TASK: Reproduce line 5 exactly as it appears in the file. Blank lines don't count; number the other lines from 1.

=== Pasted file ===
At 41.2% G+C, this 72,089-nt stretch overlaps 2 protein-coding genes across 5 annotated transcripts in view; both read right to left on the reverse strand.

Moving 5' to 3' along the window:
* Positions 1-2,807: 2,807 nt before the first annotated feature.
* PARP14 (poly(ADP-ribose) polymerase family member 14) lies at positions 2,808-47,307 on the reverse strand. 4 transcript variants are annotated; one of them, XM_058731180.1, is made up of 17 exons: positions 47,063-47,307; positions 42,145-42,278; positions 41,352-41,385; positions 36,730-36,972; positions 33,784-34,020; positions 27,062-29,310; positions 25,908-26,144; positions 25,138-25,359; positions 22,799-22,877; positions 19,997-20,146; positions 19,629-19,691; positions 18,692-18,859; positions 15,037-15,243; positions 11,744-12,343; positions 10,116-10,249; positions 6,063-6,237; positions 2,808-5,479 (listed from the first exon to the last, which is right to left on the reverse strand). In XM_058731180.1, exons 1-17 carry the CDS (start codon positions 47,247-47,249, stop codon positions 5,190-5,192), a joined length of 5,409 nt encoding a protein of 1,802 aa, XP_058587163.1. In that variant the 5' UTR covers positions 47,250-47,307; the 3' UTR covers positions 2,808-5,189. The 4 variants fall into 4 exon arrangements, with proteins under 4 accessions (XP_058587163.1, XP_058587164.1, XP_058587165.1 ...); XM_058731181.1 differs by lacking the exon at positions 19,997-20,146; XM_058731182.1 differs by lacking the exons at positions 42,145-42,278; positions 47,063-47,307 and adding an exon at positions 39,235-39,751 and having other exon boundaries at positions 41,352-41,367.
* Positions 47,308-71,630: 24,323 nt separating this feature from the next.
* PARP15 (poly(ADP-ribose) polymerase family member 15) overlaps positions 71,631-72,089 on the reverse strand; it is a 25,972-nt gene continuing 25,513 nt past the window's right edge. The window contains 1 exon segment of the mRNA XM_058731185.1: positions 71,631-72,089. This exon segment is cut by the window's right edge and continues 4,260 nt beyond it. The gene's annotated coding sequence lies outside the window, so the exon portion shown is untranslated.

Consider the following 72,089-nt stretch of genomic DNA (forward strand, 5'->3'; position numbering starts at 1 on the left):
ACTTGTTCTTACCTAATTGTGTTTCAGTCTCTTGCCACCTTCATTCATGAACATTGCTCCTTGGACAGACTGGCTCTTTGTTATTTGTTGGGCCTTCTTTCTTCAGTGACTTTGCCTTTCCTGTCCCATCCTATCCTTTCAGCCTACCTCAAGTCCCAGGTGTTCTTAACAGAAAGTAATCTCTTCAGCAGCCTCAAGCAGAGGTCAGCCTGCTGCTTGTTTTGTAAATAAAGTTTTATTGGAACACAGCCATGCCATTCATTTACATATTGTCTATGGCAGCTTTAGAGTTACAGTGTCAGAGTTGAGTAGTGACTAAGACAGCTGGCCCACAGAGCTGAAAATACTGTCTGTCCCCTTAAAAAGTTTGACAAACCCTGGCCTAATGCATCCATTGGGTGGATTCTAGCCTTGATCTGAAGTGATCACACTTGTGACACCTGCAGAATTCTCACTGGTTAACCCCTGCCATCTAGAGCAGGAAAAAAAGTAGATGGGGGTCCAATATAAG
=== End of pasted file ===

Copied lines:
* Positions 47,308-71,630: 24,323 nt separating this feature from the next.